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Rattling The Cage: Toward Legal Rights For Animals Paperback – January 9, 2001

ISBN-13: 978-0738204376 ISBN-10: 0738204374 Edition: 1st

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Product Details

  • Paperback: 384 pages
  • Publisher: Perseus Publishing; 1st edition (January 9, 2001)
  • Language: English
  • ISBN-10: 0738204374
  • ISBN-13: 978-0738204376
  • Product Dimensions: 6 x 1 x 9 inches
  • Shipping Weight: 1.2 pounds (View shipping rates and policies)
  • Average Customer Review: 4.1 out of 5 stars  See all reviews (22 customer reviews)
  • Amazon Best Sellers Rank: #609,772 in Books (See Top 100 in Books)

Editorial Reviews

Amazon.com Review

Steven Wise has spent his legal career in courts across the United States, championing the interests of dogs, cats, dolphins, deer, goats, sheep, African gray parrots, and American bald eagles. In Rattling the Cage, Wise--who teaches "animal rights law" at several academic institutions, including Harvard Law School--presents a thorough survey of the legal, philosophical, and religious origins of humankind's inhumanity toward citizens of the animal kingdom. Wise's devotion for animals is evident as he explains how the bigoted notion that nonhuman creatures possess mere instrumental value rather than intrinsic value has led to their worldwide enslavement for human benefit.

Rattling the Cage offers Wise's argument to secure the blessings of liberty for chimpanzees and bonobos. Despite the cognitive, emotional, social, and sexual sophistication exhibited by both species, Wise acknowledges that advocating the legal personhood of what others might consider hairy little beasts leaves him vulnerable to ridicule and marginalization as a fringe academic. He compares his struggle to that of Galileo, recognizing that anachronistic cultural and religious beliefs may disable modern judges from ruling according to correct principles just as the irrational convictions of Galileo's contemporaries forced them to cling to an Earth-centered universe that no longer existed. "Think of a Fundamentalist Protestant faced with a decision about teaching evolution in the public schools or a Roman Catholic deciding a question of abortion rights," Wise suggests, then turns the rhetoric up a notch: "Is it surprising that Nazi judges dispensed Nazi justice and that racist judges dispensed racist justice?" Wise seems certain, though, that our concept of justice eventually will evolve to the point where no chimp or bonobo will be deprived of life, liberty, or property without due process of law--perhaps the best for which any primate can hope, at least until apes preside over courts to administer a justice of their own making. --Tim Hogan --This text refers to an out of print or unavailable edition of this title.

From Publishers Weekly

In a groundbreaking study, Harvard lecturer Wise argues that chimpanzees and bonobos (sometimes called "pygmy chimpanzees") should be granted the status of legal personhood to guarantee the basic protections of bodily integrity and freedom from harm. A lawyer who lectures on animal rights law, Wise has spent 20 years fighting for the interests of nonhuman primates, dolphins, deer, cats, dogs, bald eagles, goats and other species. Documenting the treatment of our close primate cousins, which are routinely kidnapped for biomedical research, slaughtered for their meat and caged in roadside zoos, Wise notes that chimpanzees and bonobos are nearing annihilation. Their DNA structure is a 99% match to humans', and our brain structures are incredibly similar. Furthermore, Wise cites studies of primate social life revealing that chimps exhibit keen sensitivity to others, conflict resolution, reciprocal exchanges and toolmaking abilities; "enculturated" chimps can add numerals and learn abstract symbols. Indeed, an increasing number of biologists insist that chimpanzees and humans should be grouped in the same genus, Homo. Ten years ago this book would have been ridiculed or ignored, but the tide is turning: in 1996, the British government banned the use of great apes in biomedical research, and respected international law commentators now support whales' legal right to life. Although one could argue that overlegislation is not the best way to combat society's maltreatment of animals, Wise's proposal to accord animals fundamental legal rights could some day be adopted (as chimpanzee expert Goodall believes it will be). This impassioned, closely argued brief presents a formidable challenge to the treatment of animals perpetrated by agribusiness, scientific research, the pharmaceutical industry, hunters, live-animal traders and others. It's a clarion call for rethinking the animal-human relationship. (Feb.)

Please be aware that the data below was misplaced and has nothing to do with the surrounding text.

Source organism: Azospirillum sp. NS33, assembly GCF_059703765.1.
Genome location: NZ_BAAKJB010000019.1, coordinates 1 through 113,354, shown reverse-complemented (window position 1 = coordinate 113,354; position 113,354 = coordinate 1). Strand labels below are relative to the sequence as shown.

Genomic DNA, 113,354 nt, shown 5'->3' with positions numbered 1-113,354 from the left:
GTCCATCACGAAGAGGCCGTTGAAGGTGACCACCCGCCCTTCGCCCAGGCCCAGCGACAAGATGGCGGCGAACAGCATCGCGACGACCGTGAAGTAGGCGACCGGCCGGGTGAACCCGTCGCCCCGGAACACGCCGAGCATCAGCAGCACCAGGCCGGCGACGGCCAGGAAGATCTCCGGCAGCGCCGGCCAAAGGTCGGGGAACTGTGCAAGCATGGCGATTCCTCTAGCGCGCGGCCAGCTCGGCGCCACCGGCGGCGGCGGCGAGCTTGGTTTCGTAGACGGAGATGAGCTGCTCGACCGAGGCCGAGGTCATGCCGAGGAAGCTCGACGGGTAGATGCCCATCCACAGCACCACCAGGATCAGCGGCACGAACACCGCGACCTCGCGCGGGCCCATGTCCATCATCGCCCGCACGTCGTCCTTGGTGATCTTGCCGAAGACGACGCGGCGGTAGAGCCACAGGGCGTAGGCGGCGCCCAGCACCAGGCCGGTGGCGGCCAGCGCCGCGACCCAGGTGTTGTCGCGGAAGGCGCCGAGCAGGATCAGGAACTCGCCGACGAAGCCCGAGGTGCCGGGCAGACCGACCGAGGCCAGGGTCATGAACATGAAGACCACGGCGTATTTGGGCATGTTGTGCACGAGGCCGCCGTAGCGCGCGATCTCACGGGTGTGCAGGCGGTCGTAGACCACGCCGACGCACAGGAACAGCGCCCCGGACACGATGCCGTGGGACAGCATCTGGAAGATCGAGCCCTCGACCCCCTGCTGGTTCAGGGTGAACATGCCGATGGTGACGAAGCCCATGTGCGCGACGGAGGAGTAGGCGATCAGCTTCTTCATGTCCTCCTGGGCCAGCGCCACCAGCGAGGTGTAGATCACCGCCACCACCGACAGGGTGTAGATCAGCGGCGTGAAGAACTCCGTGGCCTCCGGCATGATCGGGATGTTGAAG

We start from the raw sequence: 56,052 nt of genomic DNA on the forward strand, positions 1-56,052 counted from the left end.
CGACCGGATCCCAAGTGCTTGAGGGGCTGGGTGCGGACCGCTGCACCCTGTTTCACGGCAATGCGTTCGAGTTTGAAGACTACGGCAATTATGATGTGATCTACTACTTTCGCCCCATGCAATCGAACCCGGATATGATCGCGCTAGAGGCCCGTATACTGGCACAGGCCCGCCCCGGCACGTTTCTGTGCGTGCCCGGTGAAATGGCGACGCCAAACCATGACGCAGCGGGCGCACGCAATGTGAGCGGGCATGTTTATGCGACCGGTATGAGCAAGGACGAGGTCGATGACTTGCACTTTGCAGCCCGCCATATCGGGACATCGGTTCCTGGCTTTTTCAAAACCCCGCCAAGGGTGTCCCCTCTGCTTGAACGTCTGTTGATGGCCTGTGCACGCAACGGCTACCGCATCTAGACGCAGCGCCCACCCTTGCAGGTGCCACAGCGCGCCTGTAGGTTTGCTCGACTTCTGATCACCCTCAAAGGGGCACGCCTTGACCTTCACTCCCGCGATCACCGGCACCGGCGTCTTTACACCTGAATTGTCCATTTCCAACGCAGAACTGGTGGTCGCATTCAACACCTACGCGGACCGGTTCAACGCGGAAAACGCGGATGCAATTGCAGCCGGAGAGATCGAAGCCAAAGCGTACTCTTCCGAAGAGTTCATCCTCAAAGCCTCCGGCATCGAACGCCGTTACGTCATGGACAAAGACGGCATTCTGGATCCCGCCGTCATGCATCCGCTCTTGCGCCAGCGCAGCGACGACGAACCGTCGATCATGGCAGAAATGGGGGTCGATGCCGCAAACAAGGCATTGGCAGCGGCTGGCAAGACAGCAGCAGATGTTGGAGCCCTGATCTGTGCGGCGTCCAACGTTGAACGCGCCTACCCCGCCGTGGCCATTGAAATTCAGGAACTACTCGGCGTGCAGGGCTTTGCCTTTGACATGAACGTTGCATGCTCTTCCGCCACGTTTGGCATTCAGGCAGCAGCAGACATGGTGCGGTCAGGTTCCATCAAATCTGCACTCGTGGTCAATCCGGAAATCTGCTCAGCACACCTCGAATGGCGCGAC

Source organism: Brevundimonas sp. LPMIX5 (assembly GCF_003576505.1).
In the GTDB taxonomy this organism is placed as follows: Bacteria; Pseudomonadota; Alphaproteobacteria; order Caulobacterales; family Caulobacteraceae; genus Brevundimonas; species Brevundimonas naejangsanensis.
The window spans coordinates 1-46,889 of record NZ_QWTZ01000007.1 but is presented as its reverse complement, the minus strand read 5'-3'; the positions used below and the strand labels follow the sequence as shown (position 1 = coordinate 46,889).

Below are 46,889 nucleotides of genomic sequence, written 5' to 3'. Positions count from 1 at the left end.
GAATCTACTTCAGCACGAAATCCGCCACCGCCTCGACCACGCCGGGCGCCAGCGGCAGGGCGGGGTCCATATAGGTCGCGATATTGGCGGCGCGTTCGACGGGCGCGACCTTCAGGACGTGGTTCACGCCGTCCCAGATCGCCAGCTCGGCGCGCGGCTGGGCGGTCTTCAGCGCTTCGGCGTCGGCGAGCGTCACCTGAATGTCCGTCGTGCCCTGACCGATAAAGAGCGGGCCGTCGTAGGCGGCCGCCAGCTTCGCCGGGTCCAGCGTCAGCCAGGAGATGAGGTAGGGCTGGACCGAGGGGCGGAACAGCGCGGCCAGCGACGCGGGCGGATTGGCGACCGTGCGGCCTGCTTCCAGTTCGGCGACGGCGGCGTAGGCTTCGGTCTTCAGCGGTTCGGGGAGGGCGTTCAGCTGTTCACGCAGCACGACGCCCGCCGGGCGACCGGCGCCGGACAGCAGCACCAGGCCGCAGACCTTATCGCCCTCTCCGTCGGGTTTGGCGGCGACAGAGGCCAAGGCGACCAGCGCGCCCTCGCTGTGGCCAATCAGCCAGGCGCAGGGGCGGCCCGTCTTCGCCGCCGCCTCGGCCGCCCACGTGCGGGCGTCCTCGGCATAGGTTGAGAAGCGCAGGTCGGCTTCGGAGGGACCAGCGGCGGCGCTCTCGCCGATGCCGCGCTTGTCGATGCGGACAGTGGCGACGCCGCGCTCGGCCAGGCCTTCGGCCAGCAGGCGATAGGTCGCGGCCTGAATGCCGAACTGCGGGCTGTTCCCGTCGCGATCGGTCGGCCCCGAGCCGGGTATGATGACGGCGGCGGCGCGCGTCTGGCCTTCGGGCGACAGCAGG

Copyright 1999 Reed Business Information, Inc. --This text refers to an out of print or unavailable edition of this title.

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Customer Reviews

4.1 out of 5 stars
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I highly recommend the book "The Souls of Animals".
Matthew DeLuca
If you are of a conservative, traditional bent, you will find that, in one most basic and generic sense, the book can be seen a conservative argument.
Paul Waldau
Moreover, it does so in an articulate, humorous, and extremely readable way.
Pamela Dein

Most Helpful Customer Reviews

66 of 72 people found the following review helpful By David Hoch on January 16, 2000
Format: Paperback
RATTLING THE LAW
Just as Peter Singer and Tom Regan dramatically influenced the world of philosophy and environmental ethics by suggesting that nonhuman animals are worthy of moral consideration, this remarkable book by Steven Wise is a major contribution, if not the seminal work, in a developing body of jurisprudential writing that makes a case for the granting of appropriate legal rights to at least some non-human animals.